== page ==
February 2020

At the February meeting

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At the February meeting: Larry Mitchell speaks on The Amateur in Astronomy: Past, Present, and Local, Val Ricks receives an Astronomical League award from AlCor Doug McCormick, Bill Spizzirri shares 21 Lunar Facts.

Bottom right: Take care to read the Mendenhall meeting room board correctly. Two organizations with similar names meet on the same night.  

HAS meetings are held the first Friday of the month at the Trini Mendenhall Community Center, 1414 Wirt Rd, Houston, TX 77055. Astro Café starts at 6:00 pm, Novice Session at 6:30 pm, and main meeting at 7:15 pm. Check the website in case of changes.

Posted by: rene-gedaly Link: https://www.astronomyhouston.org/content/february-meeting

Outreach report for Valentine’s event at the Schaefer Observatory

the_Rocket_Ship.pngby Rene Gedaly
Friday night could not have been better weather for a public observing event. Folks seemed to know it, too, as they travelled to Schulenburg from as far away as the east side of Houston. Inside a warm classroom, I gave a brief talk about what we were going to see, and why, to a couple of dozen stargazers ranging in age from 3 to 63. For this crowd, Lepus became the Bunny Rabbit and Orion the Hunter was armed with shield and club. We did have several teenagers, so Messier 35 in Gemini became Castor’s toe ring. One 12-year-old boy didn’t see the Big Dipper asterism rising in the north but the Rocket Ship! You can see it, too, if you extend the end stars of the dipper bowl to the snout of the Big Bear. I told him I’d be using that asterism of his from now on.

We continued with questions as we walked across the Blinn College parking lot to line up with South Street, a straight as an arrow boulevard running east to west and conveniently lined with large oak trees. After pointing out Venus blinding us from above, we started navigating down to Mercury which had just crested a tree and was making its way front and center. Not many in humanity have seen Mercury so one-by-one the adults and teens thrilled to spot it. It took a little while for the under 12 crowd, but parents would not give up until their children had seen it too. My funny wizard hat saved the day for one mom as she was able to position me so that Mercury was at the hat’s tip and lifted her son to her eye level to spot it. “Oh, that orange dot?” And after a chuckle, we moved on to the observing field.

Winter is a great time to talk stellar evolution while pointing out naked eye objects like the Pleiades—stars in their childhood; the Hyades—teenaged stars who prefer some distance but still hang out together; and, of course, the most spectacular stellar nursery the night sky affords us—the Great Orion Nebula. Winter is not known for globular clusters, but Lepus came to the rescue with Messier 79 to round out the other end of the stellar life cycle. Equipped with printed Skymaps, clipboards, soft pencils and red flashlights, we began the constellation tour... click read more button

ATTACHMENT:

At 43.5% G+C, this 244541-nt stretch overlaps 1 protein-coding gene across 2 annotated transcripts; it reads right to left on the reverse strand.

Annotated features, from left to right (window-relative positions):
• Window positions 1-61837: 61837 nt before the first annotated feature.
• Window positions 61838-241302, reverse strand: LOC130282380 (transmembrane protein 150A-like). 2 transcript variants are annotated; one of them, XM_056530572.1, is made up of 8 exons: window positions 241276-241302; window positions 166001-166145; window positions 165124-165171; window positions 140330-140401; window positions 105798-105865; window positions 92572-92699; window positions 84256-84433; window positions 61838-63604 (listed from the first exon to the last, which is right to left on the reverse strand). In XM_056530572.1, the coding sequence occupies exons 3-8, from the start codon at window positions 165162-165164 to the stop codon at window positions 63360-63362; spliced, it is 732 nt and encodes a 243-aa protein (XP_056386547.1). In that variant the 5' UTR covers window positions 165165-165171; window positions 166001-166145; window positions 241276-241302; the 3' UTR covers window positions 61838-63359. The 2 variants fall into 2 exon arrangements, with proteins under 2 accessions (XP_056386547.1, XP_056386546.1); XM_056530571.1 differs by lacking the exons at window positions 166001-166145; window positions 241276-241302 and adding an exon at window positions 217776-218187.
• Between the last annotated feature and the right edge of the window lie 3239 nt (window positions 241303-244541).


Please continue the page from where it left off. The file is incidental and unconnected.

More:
Get your observing on!

by Stepen Jones
In my personal opinion, the greatest benefit of membership in HAS is the access to our Dark Site.  One thing I see so often on astronomy forums is people like us who live in urban areas talking about the things they have to deal with when trying to do astronomy from dark locations.

StephenJones.jpgThings like needing portable power packs, to dealing with critters, local law enforcement, or even yokels with guns.  On top of this, many of these people, especially in the Northeast, have to drive for 3+ hours just to get to a site decently dark enough for deep-sky astronomy.  How fortunate we are that we don’t have to deal with any of these things.  

The HAS Dark Site is an hour or less from parts of the West side of the metro area and no more than 2 hours from the furthest reaches of the East side.  It has all of the amenities you need for observing: solid ground to set your scope on, electricity, restrooms, bunkhouses to sleep in, a legal right for you to be there, and no one waving a gun in your face (critters can be a wild card, but they tend to stay away too).  There’s even telescopes you can borrow out there.  There are also all kinds of great events going on at the Dark Site throughout the year, like the Messier Marathon, Annual Picnic, and other great events put on by Jim King, our Field Trip and Observing Chair, as well as my Novice Lab program.

But there’s also no need to wait for an event to get out there!  Remember, your membership gets you 24-7 access to the dark site (with completion of the orientation, of course).  If the conditions are good there’s bound to be someone out there.  If you’re still worried about being there by yourself, connect with other members! Several folks, including myself, will frequently post to the email server or to the Facebook group when we are heading out there.  Feel free to send a post out there yourself if you’re thinking of going... click read more button

Dark Site hot beverage bar to open

It gets cold outside observing. Warm up with a cup of coffe, hot chocolate, or tea at the Dark Site in front of the Dob shed. I’ll open up the hot beverage bar on third quarter and new moon Saturday nights through March. That’s 2/15, 2/22, 3/14, and 3/21. During third quarter, the moon does not rise until after midnight. During new moon, we don’t see the moon at all during the night time hours. So review the light rules, pick out your spot on the field, and when it’s cold, share some conversation over a hot brew at the Dob shed. —Rene Gedaly, [email protected] 

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